Friday, July 31, 2009

Air Conditioning or Windows Down?

A debate rages about (who would guess?) which uses less gas: rolling down your car windows or turning on your air conditioning. However, all 3 tests I could track to their sources showed that running the air conditioner almost always uses more gas than rolling the windows down. For example, Car and Driver did a test on a sedan (they don't say what model, but the photos are of a small sedan) in which running the a/c reduced fuel efficiency by 15% at 35 mph, whereas opening the windows decreased it by only 1.5%. At 75 mph, running the a/c decreased miles per gallon by 6.8% vs. 2% for windows, and results at 55 mph were in between (losses for a/c decrease at higher speeds because the engine is producing more power.)

Consumer Reports findings for a Camry were less dramatic: using a/c at 65 mph decreased the car's fuel efficiency by 1%, whereas rolling windows down at that speed had no measurable effect on fuel economy. A third study by the Society of Automotive Engineers shows that while the results are closer for a sedan, both the sedan and the SUV used more gas with the a/c on than with windows down at speeds of 30, 50, and 68 mph when the temperature was 86F. Bottom line: minimize your use of air conditioning, especially when you're tooling around town. Keep in mind, too, when you ride the bus or train, you can enjoy A/C guilt-free, and bicycling creates its own cooling!

Comment with your thoughts, and stay cool!

Friday, July 24, 2009

Simple Ways to Keep Cool

Here's a few basic things to do to keep cool, reduce your carbon output, and cut down on cooling costs this summer:
  • Open windows when it's cooler outside than inside.
  • Even more important: Shut windows when it's hotter outside than inside. I haven't seen this advice elsewhere, but it can keep your house substantially cooler. Once the temperature outside goes above the indoor temperature, open windows heat your house. Try closing them-it may surprise you how much cooler it stays.
Here's some more tips, courtesy of I've been doing some of these for years, and some of them were new to me:
  • Close drapes and shades when sun is shining in, especially on east and west sides of house. Open them when it's cooler outside than in. (It helps if you're a bit obsessive, like me.)
  • Use ceiling and portable fans rather than air conditioning as much as possible. The breeze can make you feel just as comfortable as lowering the temperature 6 degrees.
  • Plant shade trees to block the sun.
If you must use air conditioning, follow these tips:
  • In dry climates (like Santa Fe), use an evaporative (swamp) cooler rather than a conventional refrigerated air conditioner. Conventional A/C uses 4 times the electricity a swamp cooler uses, according to energy company PNM. Swamp coolers only work in fairly dry climates, though.
  • Keep the thermostat as high as possible, 78 F or above. Each degree you raise it saves 2% on your cooling bill. Your house won't cool down any faster by lowering the setting.
  • Minimize opening and shutting doors, which lets heat in.
  • If it's humid, use a dehumidifier. You'll be comfortable at much higher temperatures.
  • Install room air conditioners where they'll be shaded-- they'll work much better. Seal any gaps on the sides with foam insulation.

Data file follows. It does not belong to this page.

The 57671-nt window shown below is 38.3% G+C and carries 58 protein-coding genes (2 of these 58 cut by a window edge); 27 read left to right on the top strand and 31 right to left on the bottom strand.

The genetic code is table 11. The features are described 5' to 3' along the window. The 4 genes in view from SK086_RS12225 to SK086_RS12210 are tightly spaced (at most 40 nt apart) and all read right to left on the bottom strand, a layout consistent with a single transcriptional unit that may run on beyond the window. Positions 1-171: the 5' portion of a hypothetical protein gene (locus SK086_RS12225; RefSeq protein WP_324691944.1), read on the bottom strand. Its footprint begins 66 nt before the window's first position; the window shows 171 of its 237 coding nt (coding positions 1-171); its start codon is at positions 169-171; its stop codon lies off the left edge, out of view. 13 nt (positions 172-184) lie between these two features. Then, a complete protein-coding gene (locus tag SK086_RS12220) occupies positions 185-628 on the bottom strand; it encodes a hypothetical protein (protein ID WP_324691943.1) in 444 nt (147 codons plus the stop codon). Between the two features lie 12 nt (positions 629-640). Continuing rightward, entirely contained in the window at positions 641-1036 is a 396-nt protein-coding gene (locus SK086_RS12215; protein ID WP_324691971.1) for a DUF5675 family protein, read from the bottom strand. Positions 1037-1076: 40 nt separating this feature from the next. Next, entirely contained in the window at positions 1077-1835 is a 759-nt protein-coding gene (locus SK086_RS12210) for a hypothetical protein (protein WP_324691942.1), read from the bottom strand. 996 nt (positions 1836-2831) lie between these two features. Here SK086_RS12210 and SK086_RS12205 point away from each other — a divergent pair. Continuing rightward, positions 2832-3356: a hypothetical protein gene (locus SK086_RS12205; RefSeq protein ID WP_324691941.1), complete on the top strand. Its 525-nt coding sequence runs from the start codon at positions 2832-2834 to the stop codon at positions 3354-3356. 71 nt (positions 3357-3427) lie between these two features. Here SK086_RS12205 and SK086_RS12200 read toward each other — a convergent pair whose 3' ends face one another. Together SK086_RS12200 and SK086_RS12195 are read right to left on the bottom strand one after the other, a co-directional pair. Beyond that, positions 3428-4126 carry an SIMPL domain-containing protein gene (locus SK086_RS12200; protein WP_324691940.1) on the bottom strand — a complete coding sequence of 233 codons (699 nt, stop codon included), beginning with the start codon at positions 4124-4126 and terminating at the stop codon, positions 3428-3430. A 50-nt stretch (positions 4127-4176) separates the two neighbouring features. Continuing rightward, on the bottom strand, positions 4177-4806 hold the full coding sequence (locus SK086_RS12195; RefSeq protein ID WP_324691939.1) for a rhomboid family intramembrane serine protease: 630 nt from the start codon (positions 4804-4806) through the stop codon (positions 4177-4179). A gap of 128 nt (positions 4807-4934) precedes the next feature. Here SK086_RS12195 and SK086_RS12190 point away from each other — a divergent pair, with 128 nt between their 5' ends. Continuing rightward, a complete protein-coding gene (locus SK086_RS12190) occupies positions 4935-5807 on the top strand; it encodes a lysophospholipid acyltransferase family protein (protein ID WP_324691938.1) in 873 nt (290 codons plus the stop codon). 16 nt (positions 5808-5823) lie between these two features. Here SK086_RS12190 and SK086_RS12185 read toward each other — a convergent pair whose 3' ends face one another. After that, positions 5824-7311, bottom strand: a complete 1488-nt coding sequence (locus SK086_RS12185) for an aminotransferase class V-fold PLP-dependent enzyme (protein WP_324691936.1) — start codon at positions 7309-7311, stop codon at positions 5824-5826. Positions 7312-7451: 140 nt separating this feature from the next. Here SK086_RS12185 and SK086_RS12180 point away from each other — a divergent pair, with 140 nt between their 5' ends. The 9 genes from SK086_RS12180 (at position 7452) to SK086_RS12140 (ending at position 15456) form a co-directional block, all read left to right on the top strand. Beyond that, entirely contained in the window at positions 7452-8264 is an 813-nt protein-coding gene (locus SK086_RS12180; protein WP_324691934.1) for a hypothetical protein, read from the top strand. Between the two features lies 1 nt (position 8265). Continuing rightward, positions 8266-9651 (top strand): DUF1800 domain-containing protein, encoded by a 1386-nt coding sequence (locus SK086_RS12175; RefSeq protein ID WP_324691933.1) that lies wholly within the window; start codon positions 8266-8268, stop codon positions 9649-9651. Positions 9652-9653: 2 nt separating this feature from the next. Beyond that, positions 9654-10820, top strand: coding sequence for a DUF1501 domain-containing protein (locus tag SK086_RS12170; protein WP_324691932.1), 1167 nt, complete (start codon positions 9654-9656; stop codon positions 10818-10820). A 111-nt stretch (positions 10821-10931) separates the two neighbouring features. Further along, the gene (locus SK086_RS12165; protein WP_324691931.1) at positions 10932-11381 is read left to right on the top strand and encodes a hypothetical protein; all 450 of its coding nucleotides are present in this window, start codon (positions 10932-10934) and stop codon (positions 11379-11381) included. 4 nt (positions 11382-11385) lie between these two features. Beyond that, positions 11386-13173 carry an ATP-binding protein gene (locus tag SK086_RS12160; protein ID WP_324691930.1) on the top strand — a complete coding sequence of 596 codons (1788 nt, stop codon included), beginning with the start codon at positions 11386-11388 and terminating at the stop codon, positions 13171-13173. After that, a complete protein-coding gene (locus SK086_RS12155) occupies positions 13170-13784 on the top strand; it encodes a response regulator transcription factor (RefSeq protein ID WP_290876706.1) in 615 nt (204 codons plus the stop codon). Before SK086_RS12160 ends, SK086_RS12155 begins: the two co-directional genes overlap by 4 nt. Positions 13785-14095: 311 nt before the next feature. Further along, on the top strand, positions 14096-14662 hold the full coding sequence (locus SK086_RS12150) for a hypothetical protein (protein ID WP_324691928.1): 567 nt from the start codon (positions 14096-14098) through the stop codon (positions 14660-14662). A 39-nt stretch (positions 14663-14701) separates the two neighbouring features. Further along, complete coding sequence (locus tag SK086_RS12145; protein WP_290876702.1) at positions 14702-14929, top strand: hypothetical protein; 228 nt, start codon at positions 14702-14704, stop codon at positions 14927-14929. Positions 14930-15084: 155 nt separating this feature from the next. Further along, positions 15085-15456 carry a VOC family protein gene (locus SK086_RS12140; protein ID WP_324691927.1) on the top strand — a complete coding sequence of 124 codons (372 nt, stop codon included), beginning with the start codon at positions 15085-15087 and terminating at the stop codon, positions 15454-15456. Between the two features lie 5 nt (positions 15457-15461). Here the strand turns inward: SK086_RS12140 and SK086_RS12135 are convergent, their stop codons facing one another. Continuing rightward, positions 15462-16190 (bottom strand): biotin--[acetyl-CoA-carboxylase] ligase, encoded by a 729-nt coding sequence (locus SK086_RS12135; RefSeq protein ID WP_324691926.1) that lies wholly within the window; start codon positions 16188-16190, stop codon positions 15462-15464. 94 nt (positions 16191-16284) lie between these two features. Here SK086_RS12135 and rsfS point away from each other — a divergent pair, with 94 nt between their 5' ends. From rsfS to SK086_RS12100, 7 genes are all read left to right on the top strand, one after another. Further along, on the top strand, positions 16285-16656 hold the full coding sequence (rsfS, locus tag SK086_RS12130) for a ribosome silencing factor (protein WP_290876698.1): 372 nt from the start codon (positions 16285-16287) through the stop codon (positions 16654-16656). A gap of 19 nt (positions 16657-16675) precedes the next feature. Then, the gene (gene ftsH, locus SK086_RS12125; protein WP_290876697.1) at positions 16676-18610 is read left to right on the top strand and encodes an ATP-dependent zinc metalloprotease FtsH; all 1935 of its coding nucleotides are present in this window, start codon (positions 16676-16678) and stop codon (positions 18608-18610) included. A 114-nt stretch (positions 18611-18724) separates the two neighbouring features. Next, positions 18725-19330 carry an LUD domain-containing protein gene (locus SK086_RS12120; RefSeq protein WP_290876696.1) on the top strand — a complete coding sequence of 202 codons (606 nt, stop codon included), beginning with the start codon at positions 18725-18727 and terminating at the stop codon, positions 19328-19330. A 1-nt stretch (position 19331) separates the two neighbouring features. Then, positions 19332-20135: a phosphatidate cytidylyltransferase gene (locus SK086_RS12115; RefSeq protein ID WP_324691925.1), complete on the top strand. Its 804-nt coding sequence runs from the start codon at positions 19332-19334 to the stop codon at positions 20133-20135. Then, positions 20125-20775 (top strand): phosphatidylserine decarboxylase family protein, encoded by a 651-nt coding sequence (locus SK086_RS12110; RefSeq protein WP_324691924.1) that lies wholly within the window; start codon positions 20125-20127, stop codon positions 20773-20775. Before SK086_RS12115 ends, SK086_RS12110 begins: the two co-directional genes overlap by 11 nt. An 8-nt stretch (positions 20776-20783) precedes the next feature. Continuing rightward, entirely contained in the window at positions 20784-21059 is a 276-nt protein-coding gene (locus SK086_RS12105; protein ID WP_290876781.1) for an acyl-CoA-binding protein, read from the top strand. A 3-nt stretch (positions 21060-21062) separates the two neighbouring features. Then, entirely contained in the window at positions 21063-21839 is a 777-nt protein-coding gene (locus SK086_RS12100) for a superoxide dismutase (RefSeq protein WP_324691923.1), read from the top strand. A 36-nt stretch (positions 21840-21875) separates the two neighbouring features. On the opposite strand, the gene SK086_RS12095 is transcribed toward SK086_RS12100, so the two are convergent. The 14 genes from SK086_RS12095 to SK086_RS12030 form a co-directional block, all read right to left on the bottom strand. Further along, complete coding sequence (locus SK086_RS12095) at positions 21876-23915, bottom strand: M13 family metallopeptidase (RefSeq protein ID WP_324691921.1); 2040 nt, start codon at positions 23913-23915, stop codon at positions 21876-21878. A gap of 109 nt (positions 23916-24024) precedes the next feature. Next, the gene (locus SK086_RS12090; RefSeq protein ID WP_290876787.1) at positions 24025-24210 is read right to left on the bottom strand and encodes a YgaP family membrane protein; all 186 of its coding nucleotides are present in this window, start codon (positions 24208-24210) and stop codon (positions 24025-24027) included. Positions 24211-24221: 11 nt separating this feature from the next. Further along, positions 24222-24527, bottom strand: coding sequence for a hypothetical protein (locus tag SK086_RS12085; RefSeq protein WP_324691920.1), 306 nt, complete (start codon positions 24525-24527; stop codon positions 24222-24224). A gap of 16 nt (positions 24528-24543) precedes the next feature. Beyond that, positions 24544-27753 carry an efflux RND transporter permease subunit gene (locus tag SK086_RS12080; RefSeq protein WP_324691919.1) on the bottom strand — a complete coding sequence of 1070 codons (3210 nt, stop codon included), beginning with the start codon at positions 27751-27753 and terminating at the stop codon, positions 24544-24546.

• Close off vents in unoccupied rooms. You'll save 5-10% on your energy bill. Close doors to those rooms if possible.
Comment with your ideas, and stay cool!

Friday, July 17, 2009

Reduce Your Vacation Footprint

Since it's vacation time, here's a comparison of different modes of travel and their carbon footprints by, a non-profit think tank. SUV's with a solo driver produce the most CO2 per passenger per mile, followed by regular cars, airplanes, hybrid cars, cars with 3 riders, buses, and then trains, which produce the least CO2 per passenger mile except for walking or biking.

There's a lot of variability in the amount of fuel airplanes use, so use the World Wildlife Fund Travel Helper to decide what's the best way to get to your particular destination (even though it says Europe, it works for US destinations too). Then you can use a site like the Terrapass Calculator or Travelocity's Go Zero program to make a donation to a program that's reducing emissions. That way, you'll offset the emissions you produce with your travel. You can get to Terrapass and Go Zero at the very bottom of Carbonless Copy's home page. is another site that sells offsets.

Of course, a lot of people are staying home this summer, and that's the most carbon-conserving of all! Let me know how you're reducing your greenhouse gas emissions, and
Stay cool,

Friday, July 3, 2009

Tell Senate to Join House in Passing Climate Change Bill

On June 26, the US House of Representatives passed the historic American Clean Energy and Security Act, also known as Waxman-Markey (see my June 5 and April 10 posts). This is the first bill that a US Federal body has passed to curb greenhouse gases. In comparison, the European Union and its member governments have been committed to and achieving greenhouse gas reductions for about a decade. Let's celebrate the passage of this bill, though flawed, as a critical first step in achieving reductions in global warming!

Even more important, we need to urge the Senate to pass the bill, and we'll have to follow it through conference committee to ensure the strongest measure possible goes to President Obama, who strongly supports it. Click here to sign a petition on Al Gore's website to show Senate leaders you support the American Clean Energy and Security Act. Then post your thoughts and ideas for reducing our carbon footprint in a comment!

Stay cool,